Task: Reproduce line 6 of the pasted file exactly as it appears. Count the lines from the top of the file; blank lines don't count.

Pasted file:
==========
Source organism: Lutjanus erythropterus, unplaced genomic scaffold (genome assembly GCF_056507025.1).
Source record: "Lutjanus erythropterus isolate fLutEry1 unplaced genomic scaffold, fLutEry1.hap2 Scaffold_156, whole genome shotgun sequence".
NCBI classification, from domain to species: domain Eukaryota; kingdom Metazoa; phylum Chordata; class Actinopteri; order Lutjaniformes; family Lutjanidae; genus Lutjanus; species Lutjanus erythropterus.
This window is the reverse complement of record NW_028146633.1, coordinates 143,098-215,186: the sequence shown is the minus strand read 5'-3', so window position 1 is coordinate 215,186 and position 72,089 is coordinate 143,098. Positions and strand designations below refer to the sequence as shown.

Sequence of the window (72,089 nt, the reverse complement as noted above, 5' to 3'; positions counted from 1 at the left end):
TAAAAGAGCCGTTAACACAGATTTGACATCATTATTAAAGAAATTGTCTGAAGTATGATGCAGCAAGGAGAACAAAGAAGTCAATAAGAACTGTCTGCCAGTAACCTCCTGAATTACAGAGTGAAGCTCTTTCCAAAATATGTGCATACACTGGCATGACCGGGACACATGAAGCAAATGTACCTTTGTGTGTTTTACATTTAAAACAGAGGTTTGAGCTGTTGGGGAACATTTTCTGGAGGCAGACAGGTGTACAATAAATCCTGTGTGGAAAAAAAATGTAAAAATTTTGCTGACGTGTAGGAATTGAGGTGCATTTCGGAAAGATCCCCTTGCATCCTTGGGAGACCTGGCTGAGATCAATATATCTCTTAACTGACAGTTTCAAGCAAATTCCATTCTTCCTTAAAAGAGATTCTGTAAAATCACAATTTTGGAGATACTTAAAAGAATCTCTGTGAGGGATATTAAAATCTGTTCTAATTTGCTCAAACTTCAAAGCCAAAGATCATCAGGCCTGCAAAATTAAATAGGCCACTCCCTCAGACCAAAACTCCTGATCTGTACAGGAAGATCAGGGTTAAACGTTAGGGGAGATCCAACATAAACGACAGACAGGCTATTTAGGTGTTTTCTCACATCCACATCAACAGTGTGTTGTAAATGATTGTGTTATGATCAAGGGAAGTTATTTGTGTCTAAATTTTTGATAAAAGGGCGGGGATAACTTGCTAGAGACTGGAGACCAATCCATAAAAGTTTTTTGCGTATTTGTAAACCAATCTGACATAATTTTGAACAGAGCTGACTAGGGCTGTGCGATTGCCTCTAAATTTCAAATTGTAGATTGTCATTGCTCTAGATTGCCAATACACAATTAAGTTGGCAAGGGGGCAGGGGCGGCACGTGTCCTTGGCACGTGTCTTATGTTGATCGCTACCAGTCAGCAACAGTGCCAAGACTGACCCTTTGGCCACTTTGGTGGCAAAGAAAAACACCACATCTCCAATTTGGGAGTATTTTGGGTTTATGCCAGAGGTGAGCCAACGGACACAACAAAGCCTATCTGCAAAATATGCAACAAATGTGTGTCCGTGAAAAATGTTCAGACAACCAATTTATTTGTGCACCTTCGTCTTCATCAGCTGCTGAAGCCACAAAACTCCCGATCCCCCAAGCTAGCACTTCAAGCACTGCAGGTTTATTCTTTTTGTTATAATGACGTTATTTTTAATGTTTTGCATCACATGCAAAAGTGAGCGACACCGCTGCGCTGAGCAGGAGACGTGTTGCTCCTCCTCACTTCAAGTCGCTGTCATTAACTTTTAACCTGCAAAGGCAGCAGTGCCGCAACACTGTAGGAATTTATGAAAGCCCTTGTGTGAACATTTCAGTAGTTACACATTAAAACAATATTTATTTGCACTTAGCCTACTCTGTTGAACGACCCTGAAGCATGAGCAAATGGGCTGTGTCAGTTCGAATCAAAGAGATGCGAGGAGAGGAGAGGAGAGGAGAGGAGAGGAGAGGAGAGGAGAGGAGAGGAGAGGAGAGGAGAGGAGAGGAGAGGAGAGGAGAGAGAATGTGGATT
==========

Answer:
TAAAAGAGCCGTTAACACAGATTTGACATCATTATTAAAGAAATTGTCTGAAGTATGATGCAGCAAGGAGAACAAAGAAGTCAATAAGAACTGTCTGCCAGTAACCTCCTGAATTACAGAGTGAAGCTCTTTCCAAAATATGTGCATACACTGGCATGACCGGGACACATGAAGCAAATGTACCTTTGTGTGTTTTACATTTAAAACAGAGGTTTGAGCTGTTGGGGAACATTTTCTGGAGGCAGACAGGTGTACAATAAATCCTGTGTGGAAAAAAAATGTAAAAATTTTGCTGACGTGTAGGAATTGAGGTGCATTTCGGAAAGATCCCCTTGCATCCTTGGGAGACCTGGCTGAGATCAATATATCTCTTAACTGACAGTTTCAAGCAAATTCCATTCTTCCTTAAAAGAGATTCTGTAAAATCACAATTTTGGAGATACTTAAAAGAATCTCTGTGAGGGATATTAAAATCTGTTCTAATTTGCTCAAACTTCAAAGCCAAAGATCATCAGGCCTGCAAAATTAAATAGGCCACTCCCTCAGACCAAAACTCCTGATCTGTACAGGAAGATCAGGGTTAAACGTTAGGGGAGATCCAACATAAACGACAGACAGGCTATTTAGGTGTTTTCTCACATCCACATCAACAGTGTGTTGTAAATGATTGTGTTATGATCAAGGGAAGTTATTTGTGTCTAAATTTTTGATAAAAGGGCGGGGATAACTTGCTAGAGACTGGAGACCAATCCATAAAAGTTTTTTGCGTATTTGTAAACCAATCTGACATAATTTTGAACAGAGCTGACTAGGGCTGTGCGATTGCCTCTAAATTTCAAATTGTAGATTGTCATTGCTCTAGATTGCCAATACACAATTAAGTTGGCAAGGGGGCAGGGGCGGCACGTGTCCTTGGCACGTGTCTTATGTTGATCGCTACCAGTCAGCAACAGTGCCAAGACTGACCCTTTGGCCACTTTGGTGGCAAAGAAAAACACCACATCTCCAATTTGGGAGTATTTTGGGTTTATGCCAGAGGTGAGCCAACGGACACAACAAAGCCTATCTGCAAAATATGCAACAAATGTGTGTCCGTGAAAAATGTTCAGACAACCAATTTATTTGTGCACCTTCGTCTTCATCAGCTGCTGAAGCCACAAAACTCCCGATCCCCCAAGCTAGCACTTCAAGCACTGCAGGTTTATTCTTTTTGTTATAATGACGTTATTTTTAATGTTTTGCATCACATGCAAAAGTGAGCGACACCGCTGCGCTGAGCAGGAGACGTGTTGCTCCTCCTCACTTCAAGTCGCTGTCATTAACTTTTAACCTGCAAAGGCAGCAGTGCCGCAACACTGTAGGAATTTATGAAAGCCCTTGTGTGAACATTTCAGTAGTTACACATTAAAACAATATTTATTTGCACTTAGCCTACTCTGTTGAACGACCCTGAAGCATGAGCAAATGGGCTGTGTCAGTTCGAATCAAAGAGATGCGAGGAGAGGAGAGGAGAGGAGAGGAGAGGAGAGGAGAGGAGAGGAGAGGAGAGGAGAGGAGAGGAGAGGAGAGGAGAGGAGAGAGAATGTGGATT